A: I’ve been lucky that it’s a family thing. My dad was really into motorcycles, and my brother and cousin also ride. I have an aunt that rides, but most of the females aren’t into motorcycles and my dad has been my biggest influence. From a young age, I thought it would be such a cool thing to do and I was a daddy’s girl. I had seen all these pictures of my dad in the ‘60s, riding his Panhead. I was fascinated by that as well as my family’s owning of The Great Frog, which has always been a part of motorcycle culture.

Q: Speaking of creepy things, what was it like visiting the home of Captain Nitwit? Was it scary as it looked being surrounded by toilets and trash?

A: That was awesome! I’m actually really glad about the way it worked out. We were planning to get there earlier, but we got there at night and went through this creepy haunted house with flashlights, which I think made the whole vibe a lot more interesting and fun. That’s the kind of stuff I’m really into. I’ve always been a bit of a tomboy and I’m not prissy. I liked the sense of humor of that guy. That was his thing. He collected garbage and made a palace out of it.

Q: You joked that you were driving like a grandma in the dune buggy. Why do you think you kept getting stuck?

A: [Laughs] That was definitely a learning curve. For the first 20 minutes, I couldn’t get it going. I was trying to figure out what I was doing wrong and they actually strapped a block onto my accelerator because I couldn’t reach the pedal. So, when they told me to put my pedal to the metal, I got it and had the best time.

Q: Was it weird riding an electric bike when you’re used to having a roaring engine beneath you?

A: It was so weird. I think both Norman and I were really dubious, but we were both converted afterwards. It’s not something I’d exchange one of my motorcycles for, but there’s definitely a time and a place for it. I wouldn’t ride one in L.A traffic because I think having the noise is important for safety in a big city, but it was a lot of fun and very futuristic. It’s a whole different vibe to be silent and hear each other and see everything without the distraction of the engine’s noise.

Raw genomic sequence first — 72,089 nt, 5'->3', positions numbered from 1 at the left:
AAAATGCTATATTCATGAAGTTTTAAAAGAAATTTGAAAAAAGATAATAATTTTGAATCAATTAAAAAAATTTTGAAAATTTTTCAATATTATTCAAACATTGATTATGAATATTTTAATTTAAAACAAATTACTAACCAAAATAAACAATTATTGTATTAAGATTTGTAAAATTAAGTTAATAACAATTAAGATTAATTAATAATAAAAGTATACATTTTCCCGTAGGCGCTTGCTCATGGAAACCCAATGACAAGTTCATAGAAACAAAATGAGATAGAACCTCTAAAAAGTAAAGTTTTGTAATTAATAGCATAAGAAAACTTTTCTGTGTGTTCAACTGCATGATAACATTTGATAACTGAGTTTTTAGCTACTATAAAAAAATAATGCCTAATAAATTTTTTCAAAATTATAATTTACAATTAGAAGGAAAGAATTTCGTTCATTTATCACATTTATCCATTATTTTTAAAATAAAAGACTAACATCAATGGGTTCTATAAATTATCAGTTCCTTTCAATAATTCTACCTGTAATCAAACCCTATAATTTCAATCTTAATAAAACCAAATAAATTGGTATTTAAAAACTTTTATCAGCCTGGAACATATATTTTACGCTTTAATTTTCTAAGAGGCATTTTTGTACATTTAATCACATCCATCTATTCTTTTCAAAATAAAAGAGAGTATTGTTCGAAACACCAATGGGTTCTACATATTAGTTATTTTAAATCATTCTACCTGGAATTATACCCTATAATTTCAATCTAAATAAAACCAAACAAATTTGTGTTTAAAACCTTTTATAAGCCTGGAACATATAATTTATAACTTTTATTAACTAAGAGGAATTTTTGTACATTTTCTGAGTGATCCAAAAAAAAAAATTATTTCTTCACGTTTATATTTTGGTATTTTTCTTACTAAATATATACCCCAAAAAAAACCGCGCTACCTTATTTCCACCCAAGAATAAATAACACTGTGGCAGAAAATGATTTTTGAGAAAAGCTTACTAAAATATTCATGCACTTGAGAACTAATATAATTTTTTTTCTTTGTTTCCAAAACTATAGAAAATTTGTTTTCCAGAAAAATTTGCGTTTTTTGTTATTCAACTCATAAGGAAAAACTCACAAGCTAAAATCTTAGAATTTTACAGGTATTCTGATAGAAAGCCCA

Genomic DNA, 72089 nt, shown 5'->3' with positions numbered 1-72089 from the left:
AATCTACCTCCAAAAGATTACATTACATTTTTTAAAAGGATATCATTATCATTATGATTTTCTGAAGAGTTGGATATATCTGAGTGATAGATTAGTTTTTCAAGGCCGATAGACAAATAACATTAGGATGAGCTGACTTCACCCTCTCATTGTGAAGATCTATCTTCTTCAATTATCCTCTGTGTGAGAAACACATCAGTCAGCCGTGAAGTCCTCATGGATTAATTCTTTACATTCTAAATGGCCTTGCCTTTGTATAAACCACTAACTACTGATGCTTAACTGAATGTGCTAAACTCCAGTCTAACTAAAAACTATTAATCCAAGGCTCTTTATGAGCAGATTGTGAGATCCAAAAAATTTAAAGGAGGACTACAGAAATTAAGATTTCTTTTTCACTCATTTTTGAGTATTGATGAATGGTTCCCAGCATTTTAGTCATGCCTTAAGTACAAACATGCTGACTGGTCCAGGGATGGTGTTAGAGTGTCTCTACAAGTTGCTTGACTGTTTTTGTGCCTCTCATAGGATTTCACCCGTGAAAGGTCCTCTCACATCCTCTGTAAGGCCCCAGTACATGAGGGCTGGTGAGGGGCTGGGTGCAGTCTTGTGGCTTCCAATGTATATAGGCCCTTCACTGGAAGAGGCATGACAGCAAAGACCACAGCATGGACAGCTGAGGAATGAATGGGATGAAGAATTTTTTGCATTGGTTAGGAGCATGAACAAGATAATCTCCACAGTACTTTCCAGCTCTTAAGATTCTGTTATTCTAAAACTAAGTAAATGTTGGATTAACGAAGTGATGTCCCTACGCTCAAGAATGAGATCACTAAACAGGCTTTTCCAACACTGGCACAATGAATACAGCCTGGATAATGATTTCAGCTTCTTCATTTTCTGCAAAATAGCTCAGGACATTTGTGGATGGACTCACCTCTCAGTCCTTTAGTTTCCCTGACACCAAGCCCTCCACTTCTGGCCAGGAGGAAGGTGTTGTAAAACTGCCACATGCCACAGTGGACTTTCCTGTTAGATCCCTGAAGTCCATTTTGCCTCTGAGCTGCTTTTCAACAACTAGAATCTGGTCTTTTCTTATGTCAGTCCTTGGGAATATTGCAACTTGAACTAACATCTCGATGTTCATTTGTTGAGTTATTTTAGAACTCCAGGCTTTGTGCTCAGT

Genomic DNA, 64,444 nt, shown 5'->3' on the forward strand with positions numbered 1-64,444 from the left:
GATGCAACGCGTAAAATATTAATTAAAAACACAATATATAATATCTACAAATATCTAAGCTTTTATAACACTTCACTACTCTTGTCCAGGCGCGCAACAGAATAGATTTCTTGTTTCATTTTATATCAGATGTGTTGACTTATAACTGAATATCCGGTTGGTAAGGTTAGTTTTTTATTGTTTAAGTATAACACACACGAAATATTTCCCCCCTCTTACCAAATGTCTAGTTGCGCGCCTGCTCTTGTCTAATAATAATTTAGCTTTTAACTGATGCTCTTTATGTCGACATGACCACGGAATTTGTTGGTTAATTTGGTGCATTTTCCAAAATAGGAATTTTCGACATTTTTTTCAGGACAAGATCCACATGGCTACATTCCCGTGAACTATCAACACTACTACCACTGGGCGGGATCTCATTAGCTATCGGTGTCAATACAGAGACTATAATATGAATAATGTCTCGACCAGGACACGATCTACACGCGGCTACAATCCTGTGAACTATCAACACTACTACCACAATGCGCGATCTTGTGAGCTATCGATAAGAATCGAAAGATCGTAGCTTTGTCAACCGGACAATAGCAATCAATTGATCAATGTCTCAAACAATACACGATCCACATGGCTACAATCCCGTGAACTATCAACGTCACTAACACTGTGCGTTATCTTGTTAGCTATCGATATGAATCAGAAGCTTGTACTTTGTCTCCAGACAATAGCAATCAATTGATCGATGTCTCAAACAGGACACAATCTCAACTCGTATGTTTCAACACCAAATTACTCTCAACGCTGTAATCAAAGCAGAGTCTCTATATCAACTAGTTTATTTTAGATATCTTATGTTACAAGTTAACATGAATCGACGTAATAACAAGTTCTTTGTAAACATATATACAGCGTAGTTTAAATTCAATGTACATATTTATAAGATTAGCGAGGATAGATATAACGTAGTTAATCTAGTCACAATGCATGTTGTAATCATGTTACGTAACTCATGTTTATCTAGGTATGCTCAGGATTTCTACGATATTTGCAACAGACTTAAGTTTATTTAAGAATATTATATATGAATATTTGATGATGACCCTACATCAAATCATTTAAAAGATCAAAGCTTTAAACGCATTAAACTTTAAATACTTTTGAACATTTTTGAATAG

Q: Have you still never seen The Walking Dead?

A: That is still true. [Laughs] I grew up without television and I’m a bit dubious of saga shows that I know will take over my life because I know I will get sucked into them and not get anything done. Norman is going to send me all of the boxed sets and one day, I’ll watch it.

Q: What was your favorite part of the trip?

A: I’m not a routine person and I like adventure. Being with a cool crew of people, riding the bike I was on, the beautiful scenery, riding up the coast, the dune buggy… I had such a good time on the whole trip.

Dr. Jack Tequila has two passions, motorcycles and tequila. He resides on a sailboat in the port city Wilmington, NC.From time to time, Dr. Jack will throw a few tidbits and observations our way.